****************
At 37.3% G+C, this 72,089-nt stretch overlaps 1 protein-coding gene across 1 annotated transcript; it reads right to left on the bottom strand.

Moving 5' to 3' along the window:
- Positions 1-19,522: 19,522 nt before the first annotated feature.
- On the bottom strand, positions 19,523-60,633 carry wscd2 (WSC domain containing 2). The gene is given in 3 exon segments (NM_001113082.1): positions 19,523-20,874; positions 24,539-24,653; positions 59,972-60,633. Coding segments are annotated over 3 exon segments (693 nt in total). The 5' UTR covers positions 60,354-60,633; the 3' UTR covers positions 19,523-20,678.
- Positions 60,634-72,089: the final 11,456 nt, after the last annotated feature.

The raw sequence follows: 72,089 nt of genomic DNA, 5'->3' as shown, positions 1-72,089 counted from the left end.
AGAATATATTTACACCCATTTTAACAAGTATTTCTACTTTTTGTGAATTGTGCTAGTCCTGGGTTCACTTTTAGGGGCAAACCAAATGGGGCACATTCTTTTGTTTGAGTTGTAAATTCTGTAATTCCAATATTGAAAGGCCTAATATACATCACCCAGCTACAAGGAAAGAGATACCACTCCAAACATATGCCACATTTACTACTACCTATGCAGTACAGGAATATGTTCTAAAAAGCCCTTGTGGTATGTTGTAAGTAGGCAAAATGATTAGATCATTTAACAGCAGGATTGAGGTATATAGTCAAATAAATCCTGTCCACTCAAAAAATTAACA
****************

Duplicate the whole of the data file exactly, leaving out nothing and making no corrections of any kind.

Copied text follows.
At 37.3% G+C, this 72,089-nt stretch overlaps 1 protein-coding gene across 1 annotated transcript; it reads right to left on the bottom strand.

Moving 5' to 3' along the window:
- Positions 1-19,522: 19,522 nt before the first annotated feature.
- On the bottom strand, positions 19,523-60,633 carry wscd2 (WSC domain containing 2). The gene is given in 3 exon segments (NM_001113082.1): positions 19,523-20,874; positions 24,539-24,653; positions 59,972-60,633. Coding segments are annotated over 3 exon segments (693 nt in total). The 5' UTR covers positions 60,354-60,633; the 3' UTR covers positions 19,523-20,678.
- Positions 60,634-72,089: the final 11,456 nt, after the last annotated feature.

The raw sequence follows: 72,089 nt of genomic DNA, 5'->3' as shown, positions 1-72,089 counted from the left end.
AGAATATATTTACACCCATTTTAACAAGTATTTCTACTTTTTGTGAATTGTGCTAGTCCTGGGTTCACTTTTAGGGGCAAACCAAATGGGGCACATTCTTTTGTTTGAGTTGTAAATTCTGTAATTCCAATATTGAAAGGCCTAATATACATCACCCAGCTACAAGGAAAGAGATACCACTCCAAACATATGCCACATTTACTACTACCTATGCAGTACAGGAATATGTTCTAAAAAGCCCTTGTGGTATGTTGTAAGTAGGCAAAATGATTAGATCATTTAACAGCAGGATTGAGGTATATAGTCAAATAAATCCTGTCCACTCAAAAAATTAACA